With some prodding from Carmine, Kirby launched new titles in 1972: Kamandi and The Demon. Kamandi (subtitled The Last Boy On Earth) was obviously inspired by Planet of the Apes (in turn an adaptation of the book, La Planète des Singes, by Pierre Boulle) that featured a familiar early ‘70s apocalyptic dystopia (apocalyptic dystopias were huge in the 1967 to 1974 period of SF – they turned student bookshelves into radiation scarred wastelands where little else seemed to thrive!) where human beings had reverted to the status of beasts and intelligent animals now ruled the world. The central character, Kamandi, had grown up inside a bunker complex protected from the outside world and, through various plot devices, is forced to explore the new society after his home is destroyed.
The Demon was a supernatural title involving an immortal mystic, Jason Blood, who shared his body with a flamboyant demon called Etrigan (a character concept later revived successfully by Alan Moore in the pages of Swamp Thing).
Both titles demonstrated Kirby’s inarguable flair for invention and dynamic art, but again suffered from his outdated dialogue and inability to develop character progression. The Demon didn’t last much longer than the Fourth World titles, though Kamandi proved popular enough to outlive Kirby eventually leaving the book after 40 issues. But even so, the title was never in the league of Batman or Superman (or in fact any of the comics Kirby had created for Marvel). Where to next, Carmine cried?
OMAC (‘One Man Army Corps’) was set in a near future utopia, where the world was so happy and content and unified it didn’t bother with standing armies, but instead had a small Peace Agency to combat Blofeld like threats. Buddy Blank (a Steve Rogers like figure) became a super-powered champion of world peace by downloading his powers from an orbiting satellite called Brother Eye. Kirby returned to his practice of creating single-issue, ridiculous (but entertaining) SF concepts and characters, much as he did in the Fourth World titles. But OMAC died a death after only eight issues. By now it was becoming apparent that just about everything Kirby proposed either failed or was turned down before it could even see print.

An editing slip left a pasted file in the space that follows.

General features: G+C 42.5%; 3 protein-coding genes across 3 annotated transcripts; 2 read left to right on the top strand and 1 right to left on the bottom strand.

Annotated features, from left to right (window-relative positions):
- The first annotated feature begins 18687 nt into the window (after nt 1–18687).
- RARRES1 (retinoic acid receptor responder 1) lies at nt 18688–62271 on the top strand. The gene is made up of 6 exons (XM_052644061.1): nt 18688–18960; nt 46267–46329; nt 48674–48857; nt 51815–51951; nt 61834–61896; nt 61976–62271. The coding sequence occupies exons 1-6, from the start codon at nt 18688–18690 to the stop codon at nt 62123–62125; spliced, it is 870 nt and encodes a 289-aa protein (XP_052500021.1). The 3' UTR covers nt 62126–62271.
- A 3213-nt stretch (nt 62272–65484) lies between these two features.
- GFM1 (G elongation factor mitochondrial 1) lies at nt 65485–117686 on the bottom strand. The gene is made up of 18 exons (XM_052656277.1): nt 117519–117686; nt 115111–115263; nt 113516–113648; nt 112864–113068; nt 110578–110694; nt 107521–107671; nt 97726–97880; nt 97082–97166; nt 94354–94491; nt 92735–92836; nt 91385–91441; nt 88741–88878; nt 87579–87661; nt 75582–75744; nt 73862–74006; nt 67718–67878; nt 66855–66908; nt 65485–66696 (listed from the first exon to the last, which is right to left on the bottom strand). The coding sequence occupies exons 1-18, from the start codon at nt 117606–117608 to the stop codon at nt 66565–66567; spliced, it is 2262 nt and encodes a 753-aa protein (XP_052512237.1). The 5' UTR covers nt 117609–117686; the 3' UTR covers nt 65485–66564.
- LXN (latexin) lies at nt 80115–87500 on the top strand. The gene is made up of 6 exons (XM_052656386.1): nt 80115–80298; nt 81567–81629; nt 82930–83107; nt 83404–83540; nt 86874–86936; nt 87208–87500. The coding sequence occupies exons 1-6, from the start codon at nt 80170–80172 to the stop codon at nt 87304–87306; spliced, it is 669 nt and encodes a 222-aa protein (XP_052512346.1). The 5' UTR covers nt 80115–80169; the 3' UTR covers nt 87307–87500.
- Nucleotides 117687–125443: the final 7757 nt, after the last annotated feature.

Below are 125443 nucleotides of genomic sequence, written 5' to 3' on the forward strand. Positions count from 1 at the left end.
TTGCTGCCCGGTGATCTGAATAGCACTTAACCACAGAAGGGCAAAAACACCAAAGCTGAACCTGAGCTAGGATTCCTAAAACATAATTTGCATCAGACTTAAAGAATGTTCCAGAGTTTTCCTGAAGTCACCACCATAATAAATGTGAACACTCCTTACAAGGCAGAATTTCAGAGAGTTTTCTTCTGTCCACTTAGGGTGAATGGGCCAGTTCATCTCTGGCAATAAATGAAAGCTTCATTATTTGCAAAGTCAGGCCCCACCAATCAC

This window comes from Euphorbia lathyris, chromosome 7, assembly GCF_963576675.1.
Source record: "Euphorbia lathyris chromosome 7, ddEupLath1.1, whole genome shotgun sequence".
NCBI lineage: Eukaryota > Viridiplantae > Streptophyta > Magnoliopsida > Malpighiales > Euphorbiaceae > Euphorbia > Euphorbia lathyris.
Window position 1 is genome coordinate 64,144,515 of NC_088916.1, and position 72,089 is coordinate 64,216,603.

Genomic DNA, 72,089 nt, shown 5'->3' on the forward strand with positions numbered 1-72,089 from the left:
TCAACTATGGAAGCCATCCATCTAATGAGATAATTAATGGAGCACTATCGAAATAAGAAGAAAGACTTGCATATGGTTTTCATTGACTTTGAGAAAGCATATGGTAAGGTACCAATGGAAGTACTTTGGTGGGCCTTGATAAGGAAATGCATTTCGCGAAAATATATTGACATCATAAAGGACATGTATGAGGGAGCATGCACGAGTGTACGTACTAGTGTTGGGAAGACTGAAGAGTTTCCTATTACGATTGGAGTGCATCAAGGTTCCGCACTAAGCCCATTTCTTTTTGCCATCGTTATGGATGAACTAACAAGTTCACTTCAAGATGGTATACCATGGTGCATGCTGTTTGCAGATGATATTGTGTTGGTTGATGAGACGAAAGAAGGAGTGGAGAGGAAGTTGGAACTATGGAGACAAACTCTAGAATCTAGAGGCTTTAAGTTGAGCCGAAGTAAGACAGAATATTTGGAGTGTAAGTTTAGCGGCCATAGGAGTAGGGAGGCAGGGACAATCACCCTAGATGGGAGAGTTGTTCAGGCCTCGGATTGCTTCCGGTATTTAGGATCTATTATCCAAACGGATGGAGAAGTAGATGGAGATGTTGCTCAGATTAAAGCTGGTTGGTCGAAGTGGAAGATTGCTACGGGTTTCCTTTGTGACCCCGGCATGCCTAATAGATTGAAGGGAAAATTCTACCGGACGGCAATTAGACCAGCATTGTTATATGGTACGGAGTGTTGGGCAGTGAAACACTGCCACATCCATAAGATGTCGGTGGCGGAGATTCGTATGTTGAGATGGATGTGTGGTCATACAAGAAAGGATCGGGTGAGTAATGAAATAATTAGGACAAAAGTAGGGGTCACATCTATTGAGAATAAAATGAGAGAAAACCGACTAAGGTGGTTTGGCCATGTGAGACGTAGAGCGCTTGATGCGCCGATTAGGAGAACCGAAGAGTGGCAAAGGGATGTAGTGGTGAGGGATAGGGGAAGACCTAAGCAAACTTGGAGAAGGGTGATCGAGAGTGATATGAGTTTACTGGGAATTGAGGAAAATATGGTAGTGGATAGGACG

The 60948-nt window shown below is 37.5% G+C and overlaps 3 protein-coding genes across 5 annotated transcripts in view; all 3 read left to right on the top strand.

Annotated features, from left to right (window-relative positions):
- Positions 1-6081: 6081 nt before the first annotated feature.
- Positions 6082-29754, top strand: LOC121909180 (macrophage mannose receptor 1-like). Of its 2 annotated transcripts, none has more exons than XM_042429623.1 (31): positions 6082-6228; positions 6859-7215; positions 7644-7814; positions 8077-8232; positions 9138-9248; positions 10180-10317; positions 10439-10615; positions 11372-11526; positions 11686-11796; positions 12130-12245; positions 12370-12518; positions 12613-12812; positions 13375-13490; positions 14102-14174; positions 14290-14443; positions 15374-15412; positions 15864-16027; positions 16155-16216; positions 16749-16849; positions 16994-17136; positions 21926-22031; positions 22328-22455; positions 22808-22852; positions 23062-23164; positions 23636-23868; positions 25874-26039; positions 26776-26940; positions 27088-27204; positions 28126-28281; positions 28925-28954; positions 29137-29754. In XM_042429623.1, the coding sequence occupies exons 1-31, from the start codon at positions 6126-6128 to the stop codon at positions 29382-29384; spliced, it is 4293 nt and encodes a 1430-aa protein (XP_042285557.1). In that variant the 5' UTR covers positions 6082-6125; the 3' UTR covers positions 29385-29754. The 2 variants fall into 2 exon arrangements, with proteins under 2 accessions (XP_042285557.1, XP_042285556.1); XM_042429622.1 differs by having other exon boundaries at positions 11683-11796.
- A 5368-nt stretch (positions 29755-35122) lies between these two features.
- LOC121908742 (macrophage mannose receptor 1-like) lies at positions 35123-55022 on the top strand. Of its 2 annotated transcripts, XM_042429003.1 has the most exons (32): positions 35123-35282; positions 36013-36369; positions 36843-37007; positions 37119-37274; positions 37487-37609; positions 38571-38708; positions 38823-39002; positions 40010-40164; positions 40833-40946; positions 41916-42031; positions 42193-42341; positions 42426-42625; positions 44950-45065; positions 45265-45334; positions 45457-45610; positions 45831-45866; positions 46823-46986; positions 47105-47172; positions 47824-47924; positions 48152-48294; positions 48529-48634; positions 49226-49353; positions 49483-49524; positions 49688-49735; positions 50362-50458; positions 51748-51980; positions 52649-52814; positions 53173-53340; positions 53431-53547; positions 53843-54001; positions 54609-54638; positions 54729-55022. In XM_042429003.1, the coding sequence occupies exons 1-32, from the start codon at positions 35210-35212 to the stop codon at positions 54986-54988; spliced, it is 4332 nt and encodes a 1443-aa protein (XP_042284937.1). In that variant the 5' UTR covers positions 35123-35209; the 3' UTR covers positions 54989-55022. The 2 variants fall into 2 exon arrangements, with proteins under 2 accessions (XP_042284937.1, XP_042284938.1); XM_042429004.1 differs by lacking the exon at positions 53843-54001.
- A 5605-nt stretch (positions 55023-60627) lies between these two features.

Fans sat up and took notice when Kirby collaborated with his old Golden Age partner, Joe Simon, in creating a new Sandman character (later retconned by Neil Gaiman in his Vertigo title, Sandman). The first issue had large orders, thanks to dealers thinking it might be a good investment, but most copies remained unsold and later issues seriously under performed. The title never reached double figures.
Still under contract, Jack’s final years at DC must have been awkward. No longer was he even afforded the dignity of a series launch. The best he got was the opportunity to pitch new ideas in 1st Issue Special – a ‘try out’ title that featured a pilot proposal for a new series each month. The theory being that if an issue sold well, and fans liked the concept, DC might launch a series on the back of it. Kirby tried concept after concept: Atlas, Manhunter, and Dingbats of Danger Street (yes, really) and each one met the same fate of being shelved as quickly as the trial issue hit the newsstands.
Allegedly Kirby did have the option of renewing his contract (though on what terms, we can only speculate) with DC when it expired, but he chose not to do so. Marvel was keen to have him back and, disillusioned with the way DC had cancelled pretty much everything he had pitched, Jack was ready and willing to return to the company that had made him a star.
It had been a difficult few years at DC, but all that was behind him now. After all, Marvel WAS Jack Kirby. Returning to the House of Ideas was a move that couldn’t possibly fail, could it? Not only would he be writing and drawing Captain America, but he had a new cosmic concept called The Eternals that he just knew Marvel fans would love…
Next in part 4: The King of comics returns to Marvel!